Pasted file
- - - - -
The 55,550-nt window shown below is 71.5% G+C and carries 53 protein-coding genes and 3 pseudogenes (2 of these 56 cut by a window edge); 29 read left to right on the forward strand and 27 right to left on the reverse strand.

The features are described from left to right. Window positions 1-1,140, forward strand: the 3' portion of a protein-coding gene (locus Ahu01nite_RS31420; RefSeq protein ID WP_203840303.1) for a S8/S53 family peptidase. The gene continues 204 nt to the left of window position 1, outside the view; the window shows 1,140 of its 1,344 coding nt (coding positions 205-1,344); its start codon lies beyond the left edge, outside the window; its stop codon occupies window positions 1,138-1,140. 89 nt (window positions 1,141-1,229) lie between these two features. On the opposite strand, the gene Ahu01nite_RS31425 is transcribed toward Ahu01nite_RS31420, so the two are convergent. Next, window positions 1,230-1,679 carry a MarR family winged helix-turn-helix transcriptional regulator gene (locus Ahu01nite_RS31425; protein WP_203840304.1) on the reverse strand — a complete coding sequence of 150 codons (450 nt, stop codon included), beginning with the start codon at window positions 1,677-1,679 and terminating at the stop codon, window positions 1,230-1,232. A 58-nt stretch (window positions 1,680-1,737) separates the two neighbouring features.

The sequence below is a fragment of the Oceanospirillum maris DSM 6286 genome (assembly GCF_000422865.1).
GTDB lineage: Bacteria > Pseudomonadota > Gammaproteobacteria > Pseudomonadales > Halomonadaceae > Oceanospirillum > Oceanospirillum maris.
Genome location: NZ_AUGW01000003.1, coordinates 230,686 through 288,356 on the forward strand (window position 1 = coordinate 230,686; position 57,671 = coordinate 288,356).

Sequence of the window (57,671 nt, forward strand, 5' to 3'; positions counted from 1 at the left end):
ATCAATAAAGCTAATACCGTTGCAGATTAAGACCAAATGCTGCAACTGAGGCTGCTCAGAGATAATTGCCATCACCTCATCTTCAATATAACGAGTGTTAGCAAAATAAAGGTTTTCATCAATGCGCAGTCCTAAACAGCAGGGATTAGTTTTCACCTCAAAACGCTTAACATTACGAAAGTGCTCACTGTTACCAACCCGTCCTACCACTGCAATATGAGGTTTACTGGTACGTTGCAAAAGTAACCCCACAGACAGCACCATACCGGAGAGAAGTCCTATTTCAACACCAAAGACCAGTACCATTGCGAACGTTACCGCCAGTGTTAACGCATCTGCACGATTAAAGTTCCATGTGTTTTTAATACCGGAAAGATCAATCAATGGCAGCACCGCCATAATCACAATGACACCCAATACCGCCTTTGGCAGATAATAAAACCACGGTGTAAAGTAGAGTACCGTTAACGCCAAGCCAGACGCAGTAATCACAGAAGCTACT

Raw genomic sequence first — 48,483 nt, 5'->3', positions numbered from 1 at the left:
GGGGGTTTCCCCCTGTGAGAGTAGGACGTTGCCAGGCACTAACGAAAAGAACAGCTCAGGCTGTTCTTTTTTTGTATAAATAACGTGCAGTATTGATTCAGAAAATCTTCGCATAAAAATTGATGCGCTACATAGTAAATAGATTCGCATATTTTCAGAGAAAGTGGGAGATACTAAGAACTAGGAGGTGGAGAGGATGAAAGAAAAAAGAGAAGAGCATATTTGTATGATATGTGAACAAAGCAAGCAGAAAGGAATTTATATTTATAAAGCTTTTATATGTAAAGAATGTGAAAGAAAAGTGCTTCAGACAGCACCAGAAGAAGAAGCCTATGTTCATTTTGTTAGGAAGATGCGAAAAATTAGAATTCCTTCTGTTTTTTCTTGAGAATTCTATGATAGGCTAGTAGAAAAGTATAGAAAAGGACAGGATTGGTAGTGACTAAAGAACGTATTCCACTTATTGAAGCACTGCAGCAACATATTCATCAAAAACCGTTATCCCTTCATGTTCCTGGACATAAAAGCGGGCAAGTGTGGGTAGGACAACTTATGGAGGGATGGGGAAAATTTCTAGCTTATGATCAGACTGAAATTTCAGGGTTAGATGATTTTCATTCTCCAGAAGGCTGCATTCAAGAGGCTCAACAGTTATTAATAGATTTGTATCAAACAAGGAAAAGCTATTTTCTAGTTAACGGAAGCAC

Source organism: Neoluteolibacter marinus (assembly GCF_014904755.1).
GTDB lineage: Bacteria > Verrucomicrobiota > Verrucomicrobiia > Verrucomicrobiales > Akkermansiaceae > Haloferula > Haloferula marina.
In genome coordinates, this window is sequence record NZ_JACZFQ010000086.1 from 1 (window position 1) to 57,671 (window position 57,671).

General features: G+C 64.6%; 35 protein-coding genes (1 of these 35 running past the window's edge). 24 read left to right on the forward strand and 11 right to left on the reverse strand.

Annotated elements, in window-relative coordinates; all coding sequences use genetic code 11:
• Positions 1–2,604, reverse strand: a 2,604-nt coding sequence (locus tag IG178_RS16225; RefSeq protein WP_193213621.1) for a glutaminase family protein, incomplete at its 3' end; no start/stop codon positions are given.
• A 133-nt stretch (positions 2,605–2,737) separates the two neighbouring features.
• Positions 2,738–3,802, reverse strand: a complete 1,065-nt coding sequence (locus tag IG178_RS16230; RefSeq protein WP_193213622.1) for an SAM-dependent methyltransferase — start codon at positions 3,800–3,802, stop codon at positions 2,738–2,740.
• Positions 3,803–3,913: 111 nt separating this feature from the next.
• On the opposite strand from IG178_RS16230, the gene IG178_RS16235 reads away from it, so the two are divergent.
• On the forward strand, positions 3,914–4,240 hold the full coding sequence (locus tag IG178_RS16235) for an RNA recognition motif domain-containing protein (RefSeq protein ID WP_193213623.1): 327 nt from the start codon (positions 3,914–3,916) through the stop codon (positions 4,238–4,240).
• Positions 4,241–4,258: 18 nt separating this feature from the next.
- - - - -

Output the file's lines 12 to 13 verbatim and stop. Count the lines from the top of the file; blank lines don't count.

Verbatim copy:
In genome coordinates, this window is sequence record NZ_JACZFQ010000086.1 from 1 (window position 1) to 57,671 (window position 57,671).

General features: G+C 64.6%; 35 protein-coding genes (1 of these 35 running past the window's edge). 24 read left to right on the forward strand and 11 right to left on the reverse strand.